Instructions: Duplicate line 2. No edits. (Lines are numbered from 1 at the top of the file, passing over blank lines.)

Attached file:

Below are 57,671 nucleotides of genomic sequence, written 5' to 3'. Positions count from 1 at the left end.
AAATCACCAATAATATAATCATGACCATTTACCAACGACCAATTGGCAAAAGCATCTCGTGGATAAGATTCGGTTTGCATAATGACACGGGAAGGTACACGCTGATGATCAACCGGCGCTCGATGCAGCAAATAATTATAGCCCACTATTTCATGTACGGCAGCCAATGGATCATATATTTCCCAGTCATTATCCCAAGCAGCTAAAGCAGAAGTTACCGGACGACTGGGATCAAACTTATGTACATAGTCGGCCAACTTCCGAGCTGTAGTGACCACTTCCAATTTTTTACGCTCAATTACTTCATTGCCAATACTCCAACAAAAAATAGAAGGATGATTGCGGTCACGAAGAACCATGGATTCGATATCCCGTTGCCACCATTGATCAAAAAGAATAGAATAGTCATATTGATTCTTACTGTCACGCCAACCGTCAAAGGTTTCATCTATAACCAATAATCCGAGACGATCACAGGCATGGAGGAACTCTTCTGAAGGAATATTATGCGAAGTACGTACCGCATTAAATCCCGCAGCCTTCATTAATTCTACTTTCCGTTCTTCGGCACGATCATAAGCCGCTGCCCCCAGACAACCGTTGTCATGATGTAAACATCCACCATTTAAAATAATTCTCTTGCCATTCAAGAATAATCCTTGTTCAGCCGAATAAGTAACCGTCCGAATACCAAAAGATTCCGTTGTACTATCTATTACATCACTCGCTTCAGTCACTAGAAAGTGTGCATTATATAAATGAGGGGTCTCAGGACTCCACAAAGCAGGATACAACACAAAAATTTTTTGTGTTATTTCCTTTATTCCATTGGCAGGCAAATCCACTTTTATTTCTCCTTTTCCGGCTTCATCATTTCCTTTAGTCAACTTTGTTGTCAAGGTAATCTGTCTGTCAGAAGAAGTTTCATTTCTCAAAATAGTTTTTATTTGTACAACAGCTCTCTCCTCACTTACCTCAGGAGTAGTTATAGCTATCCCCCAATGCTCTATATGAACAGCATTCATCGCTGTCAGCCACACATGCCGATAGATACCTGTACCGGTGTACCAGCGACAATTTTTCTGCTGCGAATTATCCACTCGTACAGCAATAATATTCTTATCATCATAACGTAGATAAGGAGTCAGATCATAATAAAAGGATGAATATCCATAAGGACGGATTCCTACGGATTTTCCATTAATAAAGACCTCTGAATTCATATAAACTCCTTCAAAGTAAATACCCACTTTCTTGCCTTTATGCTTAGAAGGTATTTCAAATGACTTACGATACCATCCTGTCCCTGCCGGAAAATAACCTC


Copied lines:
AAATCACCAATAATATAATCATGACCATTTACCAACGACCAATTGGCAAAAGCATCTCGTGGATAAGATTCGGTTTGCATAATGACACGGGAAGGTACACGCTGATGATCAACCGGCGCTCGATGCAGCAAATAATTATAGCCCACTATTTCATGTACGGCAGCCAATGGATCATATATTTCCCAGTCATTATCCCAAGCAGCTAAAGCAGAAGTTACCGGACGACTGGGATCAAACTTATGTACATAGTCGGCCAACTTCCGAGCTGTAGTGACCACTTCCAATTTTTTACGCTCAATTACTTCATTGCCAATACTCCAACAAAAAATAGAAGGATGATTGCGGTCACGAAGAACCATGGATTCGATATCCCGTTGCCACCATTGATCAAAAAGAATAGAATAGTCATATTGATTCTTACTGTCACGCCAACCGTCAAAGGTTTCATCTATAACCAATAATCCGAGACGATCACAGGCATGGAGGAACTCTTCTGAAGGAATATTATGCGAAGTACGTACCGCATTAAATCCCGCAGCCTTCATTAATTCTACTTTCCGTTCTTCGGCACGATCATAAGCCGCTGCCCCCAGACAACCGTTGTCATGATGTAAACATCCACCATTTAAAATAATTCTCTTGCCATTCAAGAATAATCCTTGTTCAGCCGAATAAGTAACCGTCCGAATACCAAAAGATTCCGTTGTACTATCTATTACATCACTCGCTTCAGTCACTAGAAAGTGTGCATTATATAAATGAGGGGTCTCAGGACTCCACAAAGCAGGATACAACACAAAAATTTTTTGTGTTATTTCCTTTATTCCATTGGCAGGCAAATCCACTTTTATTTCTCCTTTTCCGGCTTCATCATTTCCTTTAGTCAACTTTGTTGTCAAGGTAATCTGTCTGTCAGAAGAAGTTTCATTTCTCAAAATAGTTTTTATTTGTACAACAGCTCTCTCCTCACTTACCTCAGGAGTAGTTATAGCTATCCCCCAATGCTCTATATGAACAGCATTCATCGCTGTCAGCCACACATGCCGATAGATACCTGTACCGGTGTACCAGCGACAATTTTTCTGCTGCGAATTATCCACTCGTACAGCAATAATATTCTTATCATCATAACGTAGATAAGGAGTCAGATCATAATAAAAGGATGAATATCCATAAGGACGGATTCCTACGGATTTTCCATTAATAAAGACCTCTGAATTCATATAAACTCCTTCAAAGTAAATACCCACTTTCTTGCCTTTATGCTTAGAAGGTATTTCAAATGACTTACGATACCATCCTGTCCCTGCCGGAAAATAACCTC